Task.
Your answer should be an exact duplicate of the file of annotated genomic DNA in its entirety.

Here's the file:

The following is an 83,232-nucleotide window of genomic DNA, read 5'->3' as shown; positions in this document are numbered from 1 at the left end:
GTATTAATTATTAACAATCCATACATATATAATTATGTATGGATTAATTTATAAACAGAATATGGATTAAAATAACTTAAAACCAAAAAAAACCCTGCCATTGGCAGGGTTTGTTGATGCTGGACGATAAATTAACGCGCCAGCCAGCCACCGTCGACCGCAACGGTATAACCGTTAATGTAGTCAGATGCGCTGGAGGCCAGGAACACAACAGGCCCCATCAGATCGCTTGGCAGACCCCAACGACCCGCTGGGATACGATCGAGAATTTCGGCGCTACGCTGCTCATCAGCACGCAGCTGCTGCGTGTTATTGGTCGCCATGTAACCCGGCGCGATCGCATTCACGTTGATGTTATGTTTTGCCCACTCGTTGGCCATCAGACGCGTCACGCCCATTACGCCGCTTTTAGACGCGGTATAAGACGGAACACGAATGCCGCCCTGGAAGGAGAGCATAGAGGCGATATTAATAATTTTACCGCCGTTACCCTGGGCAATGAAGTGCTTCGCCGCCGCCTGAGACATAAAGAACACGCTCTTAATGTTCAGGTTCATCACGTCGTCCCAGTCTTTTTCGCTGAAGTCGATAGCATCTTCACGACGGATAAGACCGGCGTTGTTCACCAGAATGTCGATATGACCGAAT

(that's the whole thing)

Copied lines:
The following is an 83,232-nucleotide window of genomic DNA, read 5'->3' as shown; positions in this document are numbered from 1 at the left end:
GTATTAATTATTAACAATCCATACATATATAATTATGTATGGATTAATTTATAAACAGAATATGGATTAAAATAACTTAAAACCAAAAAAAACCCTGCCATTGGCAGGGTTTGTTGATGCTGGACGATAAATTAACGCGCCAGCCAGCCACCGTCGACCGCAACGGTATAACCGTTAATGTAGTCAGATGCGCTGGAGGCCAGGAACACAACAGGCCCCATCAGATCGCTTGGCAGACCCCAACGACCCGCTGGGATACGATCGAGAATTTCGGCGCTACGCTGCTCATCAGCACGCAGCTGCTGCGTGTTATTGGTCGCCATGTAACCCGGCGCGATCGCATTCACGTTGATGTTATGTTTTGCCCACTCGTTGGCCATCAGACGCGTCACGCCCATTACGCCGCTTTTAGACGCGGTATAAGACGGAACACGAATGCCGCCCTGGAAGGAGAGCATAGAGGCGATATTAATAATTTTACCGCCGTTACCCTGGGCAATGAAGTGCTTCGCCGCCGCCTGAGACATAAAGAACACGCTCTTAATGTTCAGGTTCATCACGTCGTCCCAGTCTTTTTCGCTGAAGTCGATAGCATCTTCACGACGGATAAGACCGGCGTTGTTCACCAGAATGTCGATATGACCGAAT